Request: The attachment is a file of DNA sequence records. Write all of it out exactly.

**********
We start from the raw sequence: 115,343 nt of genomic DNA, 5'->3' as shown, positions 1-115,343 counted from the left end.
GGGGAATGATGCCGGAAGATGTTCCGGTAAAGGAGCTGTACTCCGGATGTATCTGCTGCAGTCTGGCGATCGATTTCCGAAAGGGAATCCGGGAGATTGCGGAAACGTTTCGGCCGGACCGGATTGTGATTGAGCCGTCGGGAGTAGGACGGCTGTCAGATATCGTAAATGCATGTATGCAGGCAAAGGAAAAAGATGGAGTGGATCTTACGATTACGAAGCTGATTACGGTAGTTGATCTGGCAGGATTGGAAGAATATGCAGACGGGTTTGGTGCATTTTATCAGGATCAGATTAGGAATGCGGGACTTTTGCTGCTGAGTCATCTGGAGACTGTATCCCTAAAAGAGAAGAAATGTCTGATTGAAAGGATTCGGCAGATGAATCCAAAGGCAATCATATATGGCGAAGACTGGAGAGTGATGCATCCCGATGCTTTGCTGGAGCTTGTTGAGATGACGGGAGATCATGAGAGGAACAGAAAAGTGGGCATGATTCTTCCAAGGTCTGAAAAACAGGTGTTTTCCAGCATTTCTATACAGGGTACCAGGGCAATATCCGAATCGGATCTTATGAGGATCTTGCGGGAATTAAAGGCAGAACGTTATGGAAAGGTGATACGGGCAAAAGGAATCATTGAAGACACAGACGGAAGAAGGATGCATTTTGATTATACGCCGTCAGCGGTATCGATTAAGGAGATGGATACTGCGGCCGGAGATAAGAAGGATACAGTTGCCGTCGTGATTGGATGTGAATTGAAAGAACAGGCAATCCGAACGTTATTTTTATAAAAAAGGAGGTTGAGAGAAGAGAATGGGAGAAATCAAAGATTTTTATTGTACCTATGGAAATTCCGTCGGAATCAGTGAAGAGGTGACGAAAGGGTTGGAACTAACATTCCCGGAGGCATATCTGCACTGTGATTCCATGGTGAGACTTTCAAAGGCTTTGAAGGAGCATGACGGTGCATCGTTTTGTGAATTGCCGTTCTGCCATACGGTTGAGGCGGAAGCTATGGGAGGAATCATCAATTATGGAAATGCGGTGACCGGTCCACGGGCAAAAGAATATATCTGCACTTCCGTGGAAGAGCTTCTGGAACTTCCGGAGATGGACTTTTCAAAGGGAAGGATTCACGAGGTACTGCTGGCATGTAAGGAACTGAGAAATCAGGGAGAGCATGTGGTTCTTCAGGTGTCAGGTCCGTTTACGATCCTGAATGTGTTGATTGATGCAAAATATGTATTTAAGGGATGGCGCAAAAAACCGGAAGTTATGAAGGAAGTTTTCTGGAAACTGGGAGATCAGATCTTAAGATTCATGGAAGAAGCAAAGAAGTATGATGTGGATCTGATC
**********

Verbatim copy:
We start from the raw sequence: 115,343 nt of genomic DNA, 5'->3' as shown, positions 1-115,343 counted from the left end.
GGGGAATGATGCCGGAAGATGTTCCGGTAAAGGAGCTGTACTCCGGATGTATCTGCTGCAGTCTGGCGATCGATTTCCGAAAGGGAATCCGGGAGATTGCGGAAACGTTTCGGCCGGACCGGATTGTGATTGAGCCGTCGGGAGTAGGACGGCTGTCAGATATCGTAAATGCATGTATGCAGGCAAAGGAAAAAGATGGAGTGGATCTTACGATTACGAAGCTGATTACGGTAGTTGATCTGGCAGGATTGGAAGAATATGCAGACGGGTTTGGTGCATTTTATCAGGATCAGATTAGGAATGCGGGACTTTTGCTGCTGAGTCATCTGGAGACTGTATCCCTAAAAGAGAAGAAATGTCTGATTGAAAGGATTCGGCAGATGAATCCAAAGGCAATCATATATGGCGAAGACTGGAGAGTGATGCATCCCGATGCTTTGCTGGAGCTTGTTGAGATGACGGGAGATCATGAGAGGAACAGAAAAGTGGGCATGATTCTTCCAAGGTCTGAAAAACAGGTGTTTTCCAGCATTTCTATACAGGGTACCAGGGCAATATCCGAATCGGATCTTATGAGGATCTTGCGGGAATTAAAGGCAGAACGTTATGGAAAGGTGATACGGGCAAAAGGAATCATTGAAGACACAGACGGAAGAAGGATGCATTTTGATTATACGCCGTCAGCGGTATCGATTAAGGAGATGGATACTGCGGCCGGAGATAAGAAGGATACAGTTGCCGTCGTGATTGGATGTGAATTGAAAGAACAGGCAATCCGAACGTTATTTTTATAAAAAAGGAGGTTGAGAGAAGAGAATGGGAGAAATCAAAGATTTTTATTGTACCTATGGAAATTCCGTCGGAATCAGTGAAGAGGTGACGAAAGGGTTGGAACTAACATTCCCGGAGGCATATCTGCACTGTGATTCCATGGTGAGACTTTCAAAGGCTTTGAAGGAGCATGACGGTGCATCGTTTTGTGAATTGCCGTTCTGCCATACGGTTGAGGCGGAAGCTATGGGAGGAATCATCAATTATGGAAATGCGGTGACCGGTCCACGGGCAAAAGAATATATCTGCACTTCCGTGGAAGAGCTTCTGGAACTTCCGGAGATGGACTTTTCAAAGGGAAGGATTCACGAGGTACTGCTGGCATGTAAGGAACTGAGAAATCAGGGAGAGCATGTGGTTCTTCAGGTGTCAGGTCCGTTTACGATCCTGAATGTGTTGATTGATGCAAAATATGTATTTAAGGGATGGCGCAAAAAACCGGAAGTTATGAAGGAAGTTTTCTGGAAACTGGGAGATCAGATCTTAAGATTCATGGAAGAAGCAAAGAAGTATGATGTGGATCTGATC